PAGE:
Hiring a contractor is a major decision, and not one to be taken lightly. For most of us our home is our biggest single asset, and it is important to protect that home by checking out any potential contractor carefully. It is essential for any homeowner to ask plenty of questions before hiring a contractor, and it is important to follow up with the local licensing authorities to make sure that the contractor you are considering has passed muster with those authorities.
Before you hire a contractor for your home be sure you understand, and watch out for, the top 10 ways shady contractors could rip you off.
- Failing to have the proper licenses for the parts of the country where they operate. The rules vary, but many states and localities require that all general contractors be licensed in the states where they operate. Some contractors try to cut corners and unfairly boost their profits by failing to obtain these required licenses.
- Charging for materials that were never delivered. Most homeowners would not know how much wood it takes to build a deck or add a room, so some unscrupulous contractors may try to charge for materials that were never used. It is important for those homeowners to get lists of all materials that were used during the job, and to ensure that the amount of material used makes sense.
- Charging for higher quality materials than what was actually used. Sometimes a shady contractor may charge for granite counter tops while installing a poor quality substitute, or substitute inferior materials in other ways. It is important for homeowners to examine the materials thoroughly and question anything that appears to be of inferior quality.
- Working with unqualified or unlicensed subcontractors. Hiring a great general contractor does not guarantee great results. That is because some contractors may subcontract out parts of the job, and the quality of those subcontractors can vary widely. When hiring a contractor be sure to ask whether or not subcontractors will be used.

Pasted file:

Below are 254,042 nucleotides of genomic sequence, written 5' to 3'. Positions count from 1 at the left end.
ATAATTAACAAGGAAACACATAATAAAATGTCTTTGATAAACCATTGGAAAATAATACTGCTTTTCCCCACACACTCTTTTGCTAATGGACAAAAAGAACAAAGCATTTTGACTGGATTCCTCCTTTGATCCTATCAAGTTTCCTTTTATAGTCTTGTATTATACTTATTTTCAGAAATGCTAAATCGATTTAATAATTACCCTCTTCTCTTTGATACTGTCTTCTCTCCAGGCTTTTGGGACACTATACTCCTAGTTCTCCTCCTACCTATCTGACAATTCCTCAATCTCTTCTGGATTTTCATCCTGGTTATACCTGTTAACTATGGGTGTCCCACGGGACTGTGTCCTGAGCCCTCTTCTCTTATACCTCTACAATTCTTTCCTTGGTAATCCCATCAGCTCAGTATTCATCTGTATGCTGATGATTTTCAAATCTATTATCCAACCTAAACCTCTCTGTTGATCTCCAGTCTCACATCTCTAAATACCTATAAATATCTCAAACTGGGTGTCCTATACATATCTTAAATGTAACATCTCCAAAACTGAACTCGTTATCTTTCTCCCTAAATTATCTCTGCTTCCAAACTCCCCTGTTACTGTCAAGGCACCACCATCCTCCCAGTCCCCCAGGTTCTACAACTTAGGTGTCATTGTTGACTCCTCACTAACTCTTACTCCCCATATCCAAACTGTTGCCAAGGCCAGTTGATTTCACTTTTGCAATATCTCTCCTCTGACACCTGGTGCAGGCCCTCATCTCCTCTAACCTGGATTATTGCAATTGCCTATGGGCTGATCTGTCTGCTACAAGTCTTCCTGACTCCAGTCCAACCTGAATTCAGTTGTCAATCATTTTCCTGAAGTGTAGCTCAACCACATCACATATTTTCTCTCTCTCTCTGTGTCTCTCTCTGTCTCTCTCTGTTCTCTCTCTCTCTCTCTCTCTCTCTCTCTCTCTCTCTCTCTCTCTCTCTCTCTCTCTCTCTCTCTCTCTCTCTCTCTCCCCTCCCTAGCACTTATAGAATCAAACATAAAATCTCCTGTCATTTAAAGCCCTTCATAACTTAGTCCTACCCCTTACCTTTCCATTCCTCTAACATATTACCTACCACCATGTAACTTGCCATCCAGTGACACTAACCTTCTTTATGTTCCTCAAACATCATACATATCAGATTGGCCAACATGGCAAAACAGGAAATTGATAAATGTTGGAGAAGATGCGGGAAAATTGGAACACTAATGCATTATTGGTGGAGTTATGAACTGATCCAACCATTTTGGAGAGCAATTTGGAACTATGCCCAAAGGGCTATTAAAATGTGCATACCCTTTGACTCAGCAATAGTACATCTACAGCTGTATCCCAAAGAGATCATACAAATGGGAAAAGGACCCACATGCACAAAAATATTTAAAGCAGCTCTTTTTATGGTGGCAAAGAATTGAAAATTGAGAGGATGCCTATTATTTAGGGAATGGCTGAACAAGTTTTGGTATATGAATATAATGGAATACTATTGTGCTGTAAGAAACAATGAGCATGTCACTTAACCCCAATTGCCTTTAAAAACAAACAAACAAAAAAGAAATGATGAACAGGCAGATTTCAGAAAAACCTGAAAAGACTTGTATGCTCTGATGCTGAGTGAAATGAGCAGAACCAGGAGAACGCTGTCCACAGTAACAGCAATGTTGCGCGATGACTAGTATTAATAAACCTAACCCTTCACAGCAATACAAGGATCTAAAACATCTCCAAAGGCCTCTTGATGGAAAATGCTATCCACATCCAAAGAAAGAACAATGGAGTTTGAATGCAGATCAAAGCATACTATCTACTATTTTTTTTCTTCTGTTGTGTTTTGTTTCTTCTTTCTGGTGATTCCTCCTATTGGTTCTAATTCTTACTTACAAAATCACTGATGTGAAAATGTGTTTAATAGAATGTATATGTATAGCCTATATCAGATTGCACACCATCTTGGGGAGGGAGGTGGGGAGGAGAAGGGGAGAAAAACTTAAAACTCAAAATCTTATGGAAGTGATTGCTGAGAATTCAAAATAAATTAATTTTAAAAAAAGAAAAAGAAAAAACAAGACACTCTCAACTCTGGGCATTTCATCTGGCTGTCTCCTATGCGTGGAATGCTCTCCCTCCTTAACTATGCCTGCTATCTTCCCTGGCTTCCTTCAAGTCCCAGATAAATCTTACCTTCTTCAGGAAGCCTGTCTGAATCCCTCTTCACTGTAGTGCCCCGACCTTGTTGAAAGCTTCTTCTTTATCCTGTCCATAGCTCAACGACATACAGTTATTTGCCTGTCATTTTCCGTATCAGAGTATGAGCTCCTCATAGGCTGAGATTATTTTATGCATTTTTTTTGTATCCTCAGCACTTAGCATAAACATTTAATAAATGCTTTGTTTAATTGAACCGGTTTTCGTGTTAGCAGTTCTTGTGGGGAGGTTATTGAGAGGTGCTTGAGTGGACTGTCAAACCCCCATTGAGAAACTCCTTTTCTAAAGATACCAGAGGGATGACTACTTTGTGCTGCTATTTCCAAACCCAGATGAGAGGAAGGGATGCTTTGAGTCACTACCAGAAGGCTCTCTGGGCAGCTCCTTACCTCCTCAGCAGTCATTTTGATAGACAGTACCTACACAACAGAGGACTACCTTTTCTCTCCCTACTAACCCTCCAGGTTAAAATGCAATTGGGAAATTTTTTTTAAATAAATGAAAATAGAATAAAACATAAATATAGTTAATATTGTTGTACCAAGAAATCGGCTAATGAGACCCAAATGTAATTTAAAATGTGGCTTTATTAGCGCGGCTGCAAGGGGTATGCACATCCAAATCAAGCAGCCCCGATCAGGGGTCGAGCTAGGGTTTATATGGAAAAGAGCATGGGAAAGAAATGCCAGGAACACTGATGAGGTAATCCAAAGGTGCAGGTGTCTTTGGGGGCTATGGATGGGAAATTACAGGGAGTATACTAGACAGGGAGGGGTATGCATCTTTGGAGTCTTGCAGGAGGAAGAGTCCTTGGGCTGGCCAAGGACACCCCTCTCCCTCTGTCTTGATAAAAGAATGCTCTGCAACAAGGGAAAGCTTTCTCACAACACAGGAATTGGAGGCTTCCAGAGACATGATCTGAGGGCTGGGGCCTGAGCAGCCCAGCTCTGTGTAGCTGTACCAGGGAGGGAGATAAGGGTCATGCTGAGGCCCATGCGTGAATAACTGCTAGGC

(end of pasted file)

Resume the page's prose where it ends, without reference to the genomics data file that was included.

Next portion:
- Not disclosing subcontracted work. The best way to determine if subcontractors will be used is to ask, but not every homeowner will know enough to ask this vital question. While in a perfect world every contractor would disclose any subcontracted work when preparing the estimate, this is rarely the case.
- Failing to get the proper permits. In a perfect world contractors would make sure that all necessary permits were in place before they got started, but that is not necessarily the case. Some shady operators will try to cut corners by failing to pay for permits, and that could leave the homeowner holding the bag. It is therefore important for homeowners to follow up with their local township offices to make sure that all needed permits have been filed. Failure to file permits can be a sign of trouble to come, so if such an oversight is uncovered it may be time to look for another contractor.
- Failing to stand by their estimates. Getting an estimate is essential, but some shady contractors will provide a lowball estimate and try to make it up once the job has been awarded. It is important to check back frequently while the work is being done to get a good idea of how the work is progressing and how well the estimate is holding up.
- Failing to carry proper insurance. All contractors should have proper insurance in place, but some shady operators may try to save money by carrying less insurance than they need – or forgoing insurance altogether. It is important for homeowners to make sure that the contractor they hire has sufficient insurance coverage in place.
- Not staying until the job has been completed. We have all heard about those fly by night operators who take a deposit and disappear in the middle of the night. This is an all too common practice, and one that homeowners have to be aware of.
- Demanding payment in full before the job is done. While a reasonable up front payment for materials and supplies is definitely in order, demanding payment in full before the work is finished can be a real sign of trouble. If your contractor is demanding payment up front you may need to look for a new contractor.